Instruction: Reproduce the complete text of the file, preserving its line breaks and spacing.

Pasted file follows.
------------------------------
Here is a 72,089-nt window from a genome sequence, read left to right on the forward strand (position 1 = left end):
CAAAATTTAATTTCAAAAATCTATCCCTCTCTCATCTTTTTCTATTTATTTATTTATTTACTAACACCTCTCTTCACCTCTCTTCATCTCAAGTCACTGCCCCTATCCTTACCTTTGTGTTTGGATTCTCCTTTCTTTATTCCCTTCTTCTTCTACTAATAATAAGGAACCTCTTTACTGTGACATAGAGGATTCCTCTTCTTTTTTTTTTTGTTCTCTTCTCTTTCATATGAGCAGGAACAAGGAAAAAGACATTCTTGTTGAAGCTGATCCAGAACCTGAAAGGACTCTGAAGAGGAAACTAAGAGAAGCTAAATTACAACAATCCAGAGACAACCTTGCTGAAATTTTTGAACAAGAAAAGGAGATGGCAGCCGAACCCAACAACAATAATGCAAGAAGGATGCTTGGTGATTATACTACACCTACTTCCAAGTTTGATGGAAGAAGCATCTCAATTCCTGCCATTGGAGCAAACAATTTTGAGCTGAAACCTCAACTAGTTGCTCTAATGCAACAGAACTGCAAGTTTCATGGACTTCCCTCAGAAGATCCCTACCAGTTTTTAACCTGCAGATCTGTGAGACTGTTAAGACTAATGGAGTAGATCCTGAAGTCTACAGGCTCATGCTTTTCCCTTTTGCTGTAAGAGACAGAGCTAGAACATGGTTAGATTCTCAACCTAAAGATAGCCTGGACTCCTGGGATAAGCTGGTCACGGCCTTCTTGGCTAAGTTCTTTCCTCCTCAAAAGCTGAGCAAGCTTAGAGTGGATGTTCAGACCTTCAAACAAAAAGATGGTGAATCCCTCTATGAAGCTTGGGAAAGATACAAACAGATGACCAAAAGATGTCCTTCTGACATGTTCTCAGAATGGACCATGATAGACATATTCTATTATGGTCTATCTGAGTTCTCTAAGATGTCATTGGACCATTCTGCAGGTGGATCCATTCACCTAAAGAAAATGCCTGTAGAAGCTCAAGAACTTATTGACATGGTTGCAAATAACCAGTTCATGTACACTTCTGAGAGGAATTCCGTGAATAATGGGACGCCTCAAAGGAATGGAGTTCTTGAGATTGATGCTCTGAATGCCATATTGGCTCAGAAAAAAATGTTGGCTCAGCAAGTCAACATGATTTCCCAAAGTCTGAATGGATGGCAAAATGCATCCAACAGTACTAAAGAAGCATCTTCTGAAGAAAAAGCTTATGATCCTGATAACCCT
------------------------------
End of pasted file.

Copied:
Here is a 72,089-nt window from a genome sequence, read left to right on the forward strand (position 1 = left end):
CAAAATTTAATTTCAAAAATCTATCCCTCTCTCATCTTTTTCTATTTATTTATTTATTTACTAACACCTCTCTTCACCTCTCTTCATCTCAAGTCACTGCCCCTATCCTTACCTTTGTGTTTGGATTCTCCTTTCTTTATTCCCTTCTTCTTCTACTAATAATAAGGAACCTCTTTACTGTGACATAGAGGATTCCTCTTCTTTTTTTTTTTGTTCTCTTCTCTTTCATATGAGCAGGAACAAGGAAAAAGACATTCTTGTTGAAGCTGATCCAGAACCTGAAAGGACTCTGAAGAGGAAACTAAGAGAAGCTAAATTACAACAATCCAGAGACAACCTTGCTGAAATTTTTGAACAAGAAAAGGAGATGGCAGCCGAACCCAACAACAATAATGCAAGAAGGATGCTTGGTGATTATACTACACCTACTTCCAAGTTTGATGGAAGAAGCATCTCAATTCCTGCCATTGGAGCAAACAATTTTGAGCTGAAACCTCAACTAGTTGCTCTAATGCAACAGAACTGCAAGTTTCATGGACTTCCCTCAGAAGATCCCTACCAGTTTTTAACCTGCAGATCTGTGAGACTGTTAAGACTAATGGAGTAGATCCTGAAGTCTACAGGCTCATGCTTTTCCCTTTTGCTGTAAGAGACAGAGCTAGAACATGGTTAGATTCTCAACCTAAAGATAGCCTGGACTCCTGGGATAAGCTGGTCACGGCCTTCTTGGCTAAGTTCTTTCCTCCTCAAAAGCTGAGCAAGCTTAGAGTGGATGTTCAGACCTTCAAACAAAAAGATGGTGAATCCCTCTATGAAGCTTGGGAAAGATACAAACAGATGACCAAAAGATGTCCTTCTGACATGTTCTCAGAATGGACCATGATAGACATATTCTATTATGGTCTATCTGAGTTCTCTAAGATGTCATTGGACCATTCTGCAGGTGGATCCATTCACCTAAAGAAAATGCCTGTAGAAGCTCAAGAACTTATTGACATGGTTGCAAATAACCAGTTCATGTACACTTCTGAGAGGAATTCCGTGAATAATGGGACGCCTCAAAGGAATGGAGTTCTTGAGATTGATGCTCTGAATGCCATATTGGCTCAGAAAAAAATGTTGGCTCAGCAAGTCAACATGATTTCCCAAAGTCTGAATGGATGGCAAAATGCATCCAACAGTACTAAAGAAGCATCTTCTGAAGAAAAAGCTTATGATCCTGATAACCCT